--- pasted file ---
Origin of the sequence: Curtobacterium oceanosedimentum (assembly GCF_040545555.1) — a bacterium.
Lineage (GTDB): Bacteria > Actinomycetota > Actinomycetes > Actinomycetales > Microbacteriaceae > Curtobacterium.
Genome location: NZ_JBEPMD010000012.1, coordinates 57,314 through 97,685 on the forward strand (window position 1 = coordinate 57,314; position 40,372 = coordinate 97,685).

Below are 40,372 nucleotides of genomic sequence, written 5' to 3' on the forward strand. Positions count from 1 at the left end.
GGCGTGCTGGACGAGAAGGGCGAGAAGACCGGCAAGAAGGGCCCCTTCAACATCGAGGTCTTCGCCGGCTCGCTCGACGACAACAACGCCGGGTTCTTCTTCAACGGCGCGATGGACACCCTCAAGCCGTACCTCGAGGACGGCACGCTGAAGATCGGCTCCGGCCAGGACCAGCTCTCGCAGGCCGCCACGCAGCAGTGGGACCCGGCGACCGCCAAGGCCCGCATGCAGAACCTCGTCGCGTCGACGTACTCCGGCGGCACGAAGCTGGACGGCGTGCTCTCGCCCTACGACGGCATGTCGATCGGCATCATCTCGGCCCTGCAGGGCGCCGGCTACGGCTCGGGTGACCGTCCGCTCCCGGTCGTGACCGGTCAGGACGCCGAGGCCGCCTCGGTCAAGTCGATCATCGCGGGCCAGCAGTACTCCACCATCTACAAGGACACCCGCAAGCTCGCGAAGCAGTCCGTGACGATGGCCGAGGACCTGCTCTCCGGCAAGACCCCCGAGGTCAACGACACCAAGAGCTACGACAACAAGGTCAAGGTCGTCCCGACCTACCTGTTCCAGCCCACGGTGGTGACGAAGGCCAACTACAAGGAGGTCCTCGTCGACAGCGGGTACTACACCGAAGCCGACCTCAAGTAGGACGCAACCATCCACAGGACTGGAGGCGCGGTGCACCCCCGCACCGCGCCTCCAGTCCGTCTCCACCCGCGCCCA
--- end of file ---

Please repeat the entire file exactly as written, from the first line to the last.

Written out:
Origin of the sequence: Curtobacterium oceanosedimentum (assembly GCF_040545555.1) — a bacterium.
Lineage (GTDB): Bacteria > Actinomycetota > Actinomycetes > Actinomycetales > Microbacteriaceae > Curtobacterium.
Genome location: NZ_JBEPMD010000012.1, coordinates 57,314 through 97,685 on the forward strand (window position 1 = coordinate 57,314; position 40,372 = coordinate 97,685).

Below are 40,372 nucleotides of genomic sequence, written 5' to 3' on the forward strand. Positions count from 1 at the left end.
GGCGTGCTGGACGAGAAGGGCGAGAAGACCGGCAAGAAGGGCCCCTTCAACATCGAGGTCTTCGCCGGCTCGCTCGACGACAACAACGCCGGGTTCTTCTTCAACGGCGCGATGGACACCCTCAAGCCGTACCTCGAGGACGGCACGCTGAAGATCGGCTCCGGCCAGGACCAGCTCTCGCAGGCCGCCACGCAGCAGTGGGACCCGGCGACCGCCAAGGCCCGCATGCAGAACCTCGTCGCGTCGACGTACTCCGGCGGCACGAAGCTGGACGGCGTGCTCTCGCCCTACGACGGCATGTCGATCGGCATCATCTCGGCCCTGCAGGGCGCCGGCTACGGCTCGGGTGACCGTCCGCTCCCGGTCGTGACCGGTCAGGACGCCGAGGCCGCCTCGGTCAAGTCGATCATCGCGGGCCAGCAGTACTCCACCATCTACAAGGACACCCGCAAGCTCGCGAAGCAGTCCGTGACGATGGCCGAGGACCTGCTCTCCGGCAAGACCCCCGAGGTCAACGACACCAAGAGCTACGACAACAAGGTCAAGGTCGTCCCGACCTACCTGTTCCAGCCCACGGTGGTGACGAAGGCCAACTACAAGGAGGTCCTCGTCGACAGCGGGTACTACACCGAAGCCGACCTCAAGTAGGACGCAACCATCCACAGGACTGGAGGCGCGGTGCACCCCCGCACCGCGCCTCCAGTCCGTCTCCACCCGCGCCCA